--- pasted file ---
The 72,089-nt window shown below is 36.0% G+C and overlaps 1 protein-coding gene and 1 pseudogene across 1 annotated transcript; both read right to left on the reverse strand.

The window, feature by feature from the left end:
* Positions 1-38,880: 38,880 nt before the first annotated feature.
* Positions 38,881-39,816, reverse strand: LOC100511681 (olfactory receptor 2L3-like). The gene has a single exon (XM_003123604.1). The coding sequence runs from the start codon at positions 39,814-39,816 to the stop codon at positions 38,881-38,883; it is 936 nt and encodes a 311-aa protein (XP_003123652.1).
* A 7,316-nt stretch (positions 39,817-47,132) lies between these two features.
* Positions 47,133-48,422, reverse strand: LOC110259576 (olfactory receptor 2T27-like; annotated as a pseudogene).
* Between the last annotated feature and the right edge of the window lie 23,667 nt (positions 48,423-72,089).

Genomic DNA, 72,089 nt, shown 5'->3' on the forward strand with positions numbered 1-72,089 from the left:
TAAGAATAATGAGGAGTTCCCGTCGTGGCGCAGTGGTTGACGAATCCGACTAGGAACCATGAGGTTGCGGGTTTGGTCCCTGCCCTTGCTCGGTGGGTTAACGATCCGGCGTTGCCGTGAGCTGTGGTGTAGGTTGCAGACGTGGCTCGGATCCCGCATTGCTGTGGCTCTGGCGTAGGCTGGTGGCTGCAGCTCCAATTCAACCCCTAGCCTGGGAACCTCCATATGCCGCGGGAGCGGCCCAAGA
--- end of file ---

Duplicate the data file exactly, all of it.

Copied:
The 72,089-nt window shown below is 36.0% G+C and overlaps 1 protein-coding gene and 1 pseudogene across 1 annotated transcript; both read right to left on the reverse strand.

The window, feature by feature from the left end:
* Positions 1-38,880: 38,880 nt before the first annotated feature.
* Positions 38,881-39,816, reverse strand: LOC100511681 (olfactory receptor 2L3-like). The gene has a single exon (XM_003123604.1). The coding sequence runs from the start codon at positions 39,814-39,816 to the stop codon at positions 38,881-38,883; it is 936 nt and encodes a 311-aa protein (XP_003123652.1).
* A 7,316-nt stretch (positions 39,817-47,132) lies between these two features.
* Positions 47,133-48,422, reverse strand: LOC110259576 (olfactory receptor 2T27-like; annotated as a pseudogene).
* Between the last annotated feature and the right edge of the window lie 23,667 nt (positions 48,423-72,089).

Genomic DNA, 72,089 nt, shown 5'->3' on the forward strand with positions numbered 1-72,089 from the left:
TAAGAATAATGAGGAGTTCCCGTCGTGGCGCAGTGGTTGACGAATCCGACTAGGAACCATGAGGTTGCGGGTTTGGTCCCTGCCCTTGCTCGGTGGGTTAACGATCCGGCGTTGCCGTGAGCTGTGGTGTAGGTTGCAGACGTGGCTCGGATCCCGCATTGCTGTGGCTCTGGCGTAGGCTGGTGGCTGCAGCTCCAATTCAACCCCTAGCCTGGGAACCTCCATATGCCGCGGGAGCGGCCCAAGA